Little known fact about Goodell; his first job with the NFL was being former NFL Commissioner Paul Tagliabue’s limo driver.

I can’t explain why the federal government is involved in football in general, but this is not an example of that. This is a federal court adjudicating a contract dispute involving parties from more than one state, which is exactly what federal courts are for. Even if Congress had never paid any attention to sports, this case would still have been held, and probably with the same result.

    spartan in reply to Milhouse. | April 26, 2016 at 7:10 am

    This is exactly on-point as to why it is in federal court.

    The real reason Congress gets any involvement with the NFL is via the Anti-Trust Laws. The Radovich case decided back in the 1950’s did not give the NFL the same protection the SCOTUS gave MLB in the 1920’s from Anti-Trust laws.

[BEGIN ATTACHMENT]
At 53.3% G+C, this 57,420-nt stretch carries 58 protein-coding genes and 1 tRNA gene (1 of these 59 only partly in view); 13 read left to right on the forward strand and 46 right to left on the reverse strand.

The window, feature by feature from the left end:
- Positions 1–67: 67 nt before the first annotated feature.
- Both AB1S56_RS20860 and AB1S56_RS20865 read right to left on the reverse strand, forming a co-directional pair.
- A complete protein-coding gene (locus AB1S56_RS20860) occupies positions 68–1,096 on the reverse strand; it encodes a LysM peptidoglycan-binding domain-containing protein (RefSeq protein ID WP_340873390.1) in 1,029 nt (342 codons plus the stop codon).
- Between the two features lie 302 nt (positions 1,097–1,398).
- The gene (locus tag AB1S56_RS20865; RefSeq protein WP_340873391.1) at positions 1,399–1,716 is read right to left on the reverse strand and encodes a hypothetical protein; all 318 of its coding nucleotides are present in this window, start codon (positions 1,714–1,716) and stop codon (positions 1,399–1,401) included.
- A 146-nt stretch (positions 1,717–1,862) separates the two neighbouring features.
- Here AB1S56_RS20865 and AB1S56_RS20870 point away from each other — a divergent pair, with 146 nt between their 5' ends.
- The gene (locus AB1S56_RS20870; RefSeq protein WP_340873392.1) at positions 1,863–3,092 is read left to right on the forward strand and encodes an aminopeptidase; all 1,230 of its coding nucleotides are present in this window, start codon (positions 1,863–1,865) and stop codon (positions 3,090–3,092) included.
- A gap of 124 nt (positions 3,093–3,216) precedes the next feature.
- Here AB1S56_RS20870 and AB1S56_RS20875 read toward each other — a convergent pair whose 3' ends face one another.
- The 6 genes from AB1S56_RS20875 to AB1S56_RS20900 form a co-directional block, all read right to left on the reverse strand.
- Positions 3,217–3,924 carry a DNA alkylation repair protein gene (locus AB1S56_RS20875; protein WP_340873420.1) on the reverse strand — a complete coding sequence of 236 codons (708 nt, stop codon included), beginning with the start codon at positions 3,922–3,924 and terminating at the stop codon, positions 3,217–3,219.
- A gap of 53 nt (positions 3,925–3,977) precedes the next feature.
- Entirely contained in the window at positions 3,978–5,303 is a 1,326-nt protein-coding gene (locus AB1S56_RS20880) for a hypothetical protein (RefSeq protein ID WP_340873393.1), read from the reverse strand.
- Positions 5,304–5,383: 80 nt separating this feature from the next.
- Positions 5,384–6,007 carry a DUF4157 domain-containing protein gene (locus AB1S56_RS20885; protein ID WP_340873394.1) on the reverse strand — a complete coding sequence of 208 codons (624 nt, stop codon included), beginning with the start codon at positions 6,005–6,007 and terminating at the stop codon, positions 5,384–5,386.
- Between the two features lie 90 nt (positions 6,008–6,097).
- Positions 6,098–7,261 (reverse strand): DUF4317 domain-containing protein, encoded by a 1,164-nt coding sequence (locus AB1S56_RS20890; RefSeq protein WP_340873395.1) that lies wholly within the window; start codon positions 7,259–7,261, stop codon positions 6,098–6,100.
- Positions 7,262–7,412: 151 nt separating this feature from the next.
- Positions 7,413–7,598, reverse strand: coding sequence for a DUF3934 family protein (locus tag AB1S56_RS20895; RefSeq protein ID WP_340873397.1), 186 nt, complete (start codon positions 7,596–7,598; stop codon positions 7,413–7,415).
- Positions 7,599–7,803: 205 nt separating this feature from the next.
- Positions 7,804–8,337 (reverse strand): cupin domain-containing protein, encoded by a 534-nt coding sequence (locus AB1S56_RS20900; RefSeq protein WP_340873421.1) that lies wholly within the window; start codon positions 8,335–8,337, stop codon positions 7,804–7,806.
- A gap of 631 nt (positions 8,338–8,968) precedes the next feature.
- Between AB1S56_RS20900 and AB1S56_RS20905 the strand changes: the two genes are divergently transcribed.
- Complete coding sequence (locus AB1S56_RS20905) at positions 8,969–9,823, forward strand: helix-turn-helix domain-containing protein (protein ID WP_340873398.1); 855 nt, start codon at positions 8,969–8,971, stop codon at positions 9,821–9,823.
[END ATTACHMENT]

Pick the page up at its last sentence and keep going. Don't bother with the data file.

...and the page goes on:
Since then, MLB does much lobbying of Congress to make sure they do not come under Anti-Trust laws. The NFL lobbies Congress to make sure they do not come under further scrutiny.

    These are times when you realize that lobbying in many ways is a form of protection and influence-peddling. I find it interesting that the 2 front-runners are well-schooled in both activities.

On the one hand, the CBA did specify that the Commissioner would serve as arbitrator, but I don’t think there are too many prior instances where the Commissioner himself was so deeply involved in the proceedings up until the arbitration occurred. By that time, he was fully, personally invested in the outcome. Anyone with a modest sense of propriety would have recognized the conflict and stepped aside.

Instead, he has guaranteed that the next CBA negotiation will be a doozy.